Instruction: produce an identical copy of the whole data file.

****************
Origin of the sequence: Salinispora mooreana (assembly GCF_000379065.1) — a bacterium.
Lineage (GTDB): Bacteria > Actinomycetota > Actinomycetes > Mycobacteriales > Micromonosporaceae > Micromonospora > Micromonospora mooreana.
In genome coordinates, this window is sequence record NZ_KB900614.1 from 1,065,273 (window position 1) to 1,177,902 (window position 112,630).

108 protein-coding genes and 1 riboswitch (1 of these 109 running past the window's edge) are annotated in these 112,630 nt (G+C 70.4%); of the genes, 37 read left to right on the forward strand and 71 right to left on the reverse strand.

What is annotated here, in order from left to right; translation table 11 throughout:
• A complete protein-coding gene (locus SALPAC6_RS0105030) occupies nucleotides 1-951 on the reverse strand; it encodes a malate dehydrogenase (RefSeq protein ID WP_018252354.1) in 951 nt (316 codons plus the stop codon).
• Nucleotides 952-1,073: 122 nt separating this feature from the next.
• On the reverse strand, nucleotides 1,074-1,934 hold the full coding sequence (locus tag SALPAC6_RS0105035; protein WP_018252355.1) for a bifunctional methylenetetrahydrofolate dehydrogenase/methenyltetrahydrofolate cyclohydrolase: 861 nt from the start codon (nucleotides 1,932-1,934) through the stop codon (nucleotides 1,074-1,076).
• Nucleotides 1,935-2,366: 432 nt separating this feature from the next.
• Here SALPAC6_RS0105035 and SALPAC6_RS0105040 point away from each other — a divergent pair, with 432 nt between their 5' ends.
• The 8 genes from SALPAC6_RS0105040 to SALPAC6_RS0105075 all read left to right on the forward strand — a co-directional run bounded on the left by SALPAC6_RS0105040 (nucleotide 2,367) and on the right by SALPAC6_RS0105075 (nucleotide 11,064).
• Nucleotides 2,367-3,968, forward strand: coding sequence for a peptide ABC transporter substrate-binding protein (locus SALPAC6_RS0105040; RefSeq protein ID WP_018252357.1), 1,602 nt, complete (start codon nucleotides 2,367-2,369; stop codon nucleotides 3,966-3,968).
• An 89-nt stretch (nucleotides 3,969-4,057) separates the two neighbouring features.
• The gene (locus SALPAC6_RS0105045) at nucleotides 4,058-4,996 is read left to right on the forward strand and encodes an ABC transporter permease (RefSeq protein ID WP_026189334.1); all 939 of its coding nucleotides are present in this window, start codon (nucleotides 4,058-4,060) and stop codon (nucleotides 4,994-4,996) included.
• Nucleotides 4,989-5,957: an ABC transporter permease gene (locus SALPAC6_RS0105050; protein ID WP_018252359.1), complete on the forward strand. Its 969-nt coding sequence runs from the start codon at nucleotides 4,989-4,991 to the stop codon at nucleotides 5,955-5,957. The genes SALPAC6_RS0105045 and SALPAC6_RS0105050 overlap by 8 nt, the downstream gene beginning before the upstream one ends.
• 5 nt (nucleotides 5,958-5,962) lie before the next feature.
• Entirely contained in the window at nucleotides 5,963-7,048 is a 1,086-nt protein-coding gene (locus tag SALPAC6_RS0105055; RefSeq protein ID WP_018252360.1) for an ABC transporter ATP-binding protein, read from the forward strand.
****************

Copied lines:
Origin of the sequence: Salinispora mooreana (assembly GCF_000379065.1) — a bacterium.
Lineage (GTDB): Bacteria > Actinomycetota > Actinomycetes > Mycobacteriales > Micromonosporaceae > Micromonospora > Micromonospora mooreana.
In genome coordinates, this window is sequence record NZ_KB900614.1 from 1,065,273 (window position 1) to 1,177,902 (window position 112,630).

108 protein-coding genes and 1 riboswitch (1 of these 109 running past the window's edge) are annotated in these 112,630 nt (G+C 70.4%); of the genes, 37 read left to right on the forward strand and 71 right to left on the reverse strand.

What is annotated here, in order from left to right; translation table 11 throughout:
• A complete protein-coding gene (locus SALPAC6_RS0105030) occupies nucleotides 1-951 on the reverse strand; it encodes a malate dehydrogenase (RefSeq protein ID WP_018252354.1) in 951 nt (316 codons plus the stop codon).
• Nucleotides 952-1,073: 122 nt separating this feature from the next.
• On the reverse strand, nucleotides 1,074-1,934 hold the full coding sequence (locus tag SALPAC6_RS0105035; protein WP_018252355.1) for a bifunctional methylenetetrahydrofolate dehydrogenase/methenyltetrahydrofolate cyclohydrolase: 861 nt from the start codon (nucleotides 1,932-1,934) through the stop codon (nucleotides 1,074-1,076).
• Nucleotides 1,935-2,366: 432 nt separating this feature from the next.
• Here SALPAC6_RS0105035 and SALPAC6_RS0105040 point away from each other — a divergent pair, with 432 nt between their 5' ends.
• The 8 genes from SALPAC6_RS0105040 to SALPAC6_RS0105075 all read left to right on the forward strand — a co-directional run bounded on the left by SALPAC6_RS0105040 (nucleotide 2,367) and on the right by SALPAC6_RS0105075 (nucleotide 11,064).
• Nucleotides 2,367-3,968, forward strand: coding sequence for a peptide ABC transporter substrate-binding protein (locus SALPAC6_RS0105040; RefSeq protein ID WP_018252357.1), 1,602 nt, complete (start codon nucleotides 2,367-2,369; stop codon nucleotides 3,966-3,968).
• An 89-nt stretch (nucleotides 3,969-4,057) separates the two neighbouring features.
• The gene (locus SALPAC6_RS0105045) at nucleotides 4,058-4,996 is read left to right on the forward strand and encodes an ABC transporter permease (RefSeq protein ID WP_026189334.1); all 939 of its coding nucleotides are present in this window, start codon (nucleotides 4,058-4,060) and stop codon (nucleotides 4,994-4,996) included.
• Nucleotides 4,989-5,957: an ABC transporter permease gene (locus SALPAC6_RS0105050; protein ID WP_018252359.1), complete on the forward strand. Its 969-nt coding sequence runs from the start codon at nucleotides 4,989-4,991 to the stop codon at nucleotides 5,955-5,957. The genes SALPAC6_RS0105045 and SALPAC6_RS0105050 overlap by 8 nt, the downstream gene beginning before the upstream one ends.
• 5 nt (nucleotides 5,958-5,962) lie before the next feature.
• Entirely contained in the window at nucleotides 5,963-7,048 is a 1,086-nt protein-coding gene (locus tag SALPAC6_RS0105055; RefSeq protein ID WP_018252360.1) for an ABC transporter ATP-binding protein, read from the forward strand.